It was now the Telemonian Aias struck down Anthemion’s son, Simoisius. This sturdy youngster took his name from the River Simoïs, beside which he was born when his mother was returning from Mount Ida, where her father and mother had taken her to see their sheep. His life was too short for him to repay his parents for their loving care, for it ended when he met great Aias’ spear. He had scarcely sallied out when Aias struck him in the breast by the right nipple. The bronze spear went clean through his shoulder and he came down in the dust, felled like a slender poplar with a bushy top that has shot up in the big meadows by a stream and is cut down by a wainwright with his gleaming axe. Later, the man will make felloes from it for the wheels of a beautiful chariot; but he leaves it now to lie and season on the bank.Thus King Aias felled Simoisius, Anthemion’s son.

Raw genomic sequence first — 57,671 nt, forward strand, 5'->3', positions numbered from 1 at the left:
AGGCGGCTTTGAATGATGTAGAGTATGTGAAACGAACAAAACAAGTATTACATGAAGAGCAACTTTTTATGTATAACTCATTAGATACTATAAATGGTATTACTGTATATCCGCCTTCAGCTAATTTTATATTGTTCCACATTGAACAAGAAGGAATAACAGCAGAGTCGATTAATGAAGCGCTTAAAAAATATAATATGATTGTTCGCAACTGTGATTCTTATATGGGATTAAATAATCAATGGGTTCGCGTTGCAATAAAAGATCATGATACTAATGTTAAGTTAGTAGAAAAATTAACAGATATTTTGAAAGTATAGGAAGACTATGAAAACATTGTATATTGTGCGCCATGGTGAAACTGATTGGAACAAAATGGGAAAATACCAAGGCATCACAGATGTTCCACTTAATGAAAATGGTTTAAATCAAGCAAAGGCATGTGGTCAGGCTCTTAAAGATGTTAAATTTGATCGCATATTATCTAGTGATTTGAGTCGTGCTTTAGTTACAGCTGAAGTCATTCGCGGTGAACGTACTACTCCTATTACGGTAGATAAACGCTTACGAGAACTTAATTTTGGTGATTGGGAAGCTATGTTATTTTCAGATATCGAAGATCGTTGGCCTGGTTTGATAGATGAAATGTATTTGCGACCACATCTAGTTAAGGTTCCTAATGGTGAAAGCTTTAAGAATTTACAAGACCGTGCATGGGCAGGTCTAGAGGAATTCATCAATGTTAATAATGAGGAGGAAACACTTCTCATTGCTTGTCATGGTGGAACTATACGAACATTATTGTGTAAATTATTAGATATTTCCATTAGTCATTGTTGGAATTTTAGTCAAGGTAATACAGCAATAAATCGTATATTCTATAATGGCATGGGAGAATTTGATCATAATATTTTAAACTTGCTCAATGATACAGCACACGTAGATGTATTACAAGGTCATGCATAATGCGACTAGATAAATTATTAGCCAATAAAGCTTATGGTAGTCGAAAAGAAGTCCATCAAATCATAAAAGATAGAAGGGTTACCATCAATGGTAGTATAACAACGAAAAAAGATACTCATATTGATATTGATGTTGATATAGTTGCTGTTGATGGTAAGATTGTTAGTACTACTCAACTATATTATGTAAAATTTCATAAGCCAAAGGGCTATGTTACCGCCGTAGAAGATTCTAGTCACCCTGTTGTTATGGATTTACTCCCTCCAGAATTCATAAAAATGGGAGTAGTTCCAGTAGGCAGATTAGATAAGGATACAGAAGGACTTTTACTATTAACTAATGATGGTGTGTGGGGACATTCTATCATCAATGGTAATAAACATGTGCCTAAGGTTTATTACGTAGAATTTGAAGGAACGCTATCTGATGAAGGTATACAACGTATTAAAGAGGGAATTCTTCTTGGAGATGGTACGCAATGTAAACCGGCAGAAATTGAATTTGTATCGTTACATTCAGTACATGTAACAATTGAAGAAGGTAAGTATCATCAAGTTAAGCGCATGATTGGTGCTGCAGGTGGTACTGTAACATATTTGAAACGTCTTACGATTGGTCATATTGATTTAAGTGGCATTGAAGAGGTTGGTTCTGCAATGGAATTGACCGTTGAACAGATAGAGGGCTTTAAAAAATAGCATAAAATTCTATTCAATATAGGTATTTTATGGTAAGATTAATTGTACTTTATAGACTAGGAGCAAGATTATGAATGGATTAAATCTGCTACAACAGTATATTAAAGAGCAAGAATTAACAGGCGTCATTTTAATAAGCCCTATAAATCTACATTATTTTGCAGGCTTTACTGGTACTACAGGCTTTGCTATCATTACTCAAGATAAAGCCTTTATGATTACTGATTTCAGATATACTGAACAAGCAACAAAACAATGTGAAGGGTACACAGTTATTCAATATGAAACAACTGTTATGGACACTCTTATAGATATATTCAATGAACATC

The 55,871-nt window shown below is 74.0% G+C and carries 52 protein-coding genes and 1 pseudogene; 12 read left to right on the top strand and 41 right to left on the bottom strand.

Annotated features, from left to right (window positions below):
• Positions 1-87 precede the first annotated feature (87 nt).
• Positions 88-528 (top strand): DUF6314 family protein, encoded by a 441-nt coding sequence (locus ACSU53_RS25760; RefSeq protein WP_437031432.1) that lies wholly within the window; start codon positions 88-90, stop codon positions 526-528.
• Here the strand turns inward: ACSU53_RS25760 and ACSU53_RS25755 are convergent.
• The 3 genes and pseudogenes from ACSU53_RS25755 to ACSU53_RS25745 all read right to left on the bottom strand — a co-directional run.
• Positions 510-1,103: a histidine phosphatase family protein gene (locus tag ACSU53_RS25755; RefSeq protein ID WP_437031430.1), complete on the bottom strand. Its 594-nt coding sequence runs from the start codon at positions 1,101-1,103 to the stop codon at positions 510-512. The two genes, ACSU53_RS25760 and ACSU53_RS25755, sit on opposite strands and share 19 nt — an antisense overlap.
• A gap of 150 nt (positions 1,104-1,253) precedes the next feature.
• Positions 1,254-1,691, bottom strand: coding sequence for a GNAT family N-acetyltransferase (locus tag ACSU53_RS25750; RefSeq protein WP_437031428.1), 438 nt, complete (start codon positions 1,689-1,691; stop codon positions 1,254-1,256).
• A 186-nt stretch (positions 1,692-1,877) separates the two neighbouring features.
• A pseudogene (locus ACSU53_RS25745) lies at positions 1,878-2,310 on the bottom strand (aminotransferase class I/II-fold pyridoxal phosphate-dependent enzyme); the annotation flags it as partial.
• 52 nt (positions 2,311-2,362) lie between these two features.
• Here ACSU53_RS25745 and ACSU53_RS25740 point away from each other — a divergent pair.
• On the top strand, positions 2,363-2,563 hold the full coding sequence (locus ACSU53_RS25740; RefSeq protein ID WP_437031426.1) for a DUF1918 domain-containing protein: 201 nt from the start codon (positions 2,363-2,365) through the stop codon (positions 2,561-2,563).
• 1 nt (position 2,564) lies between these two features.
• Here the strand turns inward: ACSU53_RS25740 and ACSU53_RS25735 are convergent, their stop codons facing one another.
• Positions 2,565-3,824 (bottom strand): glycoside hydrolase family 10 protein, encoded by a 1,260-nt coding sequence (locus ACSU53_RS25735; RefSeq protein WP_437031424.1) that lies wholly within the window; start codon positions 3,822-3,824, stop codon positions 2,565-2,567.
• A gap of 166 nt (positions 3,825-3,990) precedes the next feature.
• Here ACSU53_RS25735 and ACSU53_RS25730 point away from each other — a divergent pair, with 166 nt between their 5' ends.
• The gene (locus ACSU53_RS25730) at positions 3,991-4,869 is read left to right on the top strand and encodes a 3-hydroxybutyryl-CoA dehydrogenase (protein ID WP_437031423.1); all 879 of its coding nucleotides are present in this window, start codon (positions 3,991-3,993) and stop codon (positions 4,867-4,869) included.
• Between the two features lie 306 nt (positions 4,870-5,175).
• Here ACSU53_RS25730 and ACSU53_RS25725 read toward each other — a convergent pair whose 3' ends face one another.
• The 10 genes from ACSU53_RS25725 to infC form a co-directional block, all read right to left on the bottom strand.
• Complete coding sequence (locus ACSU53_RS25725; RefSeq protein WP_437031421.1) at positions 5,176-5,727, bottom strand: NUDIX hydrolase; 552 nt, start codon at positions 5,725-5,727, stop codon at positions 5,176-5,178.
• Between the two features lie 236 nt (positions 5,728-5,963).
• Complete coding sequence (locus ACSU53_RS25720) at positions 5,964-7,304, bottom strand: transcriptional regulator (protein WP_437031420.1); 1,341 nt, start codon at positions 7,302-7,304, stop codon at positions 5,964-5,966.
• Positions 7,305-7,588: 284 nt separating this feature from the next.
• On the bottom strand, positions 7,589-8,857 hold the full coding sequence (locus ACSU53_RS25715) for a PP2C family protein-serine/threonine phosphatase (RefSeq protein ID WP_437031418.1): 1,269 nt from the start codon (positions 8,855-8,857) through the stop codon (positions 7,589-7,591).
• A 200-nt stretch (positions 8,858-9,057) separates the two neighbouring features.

Iliad, 4.475-487 translated by E. V. Rieu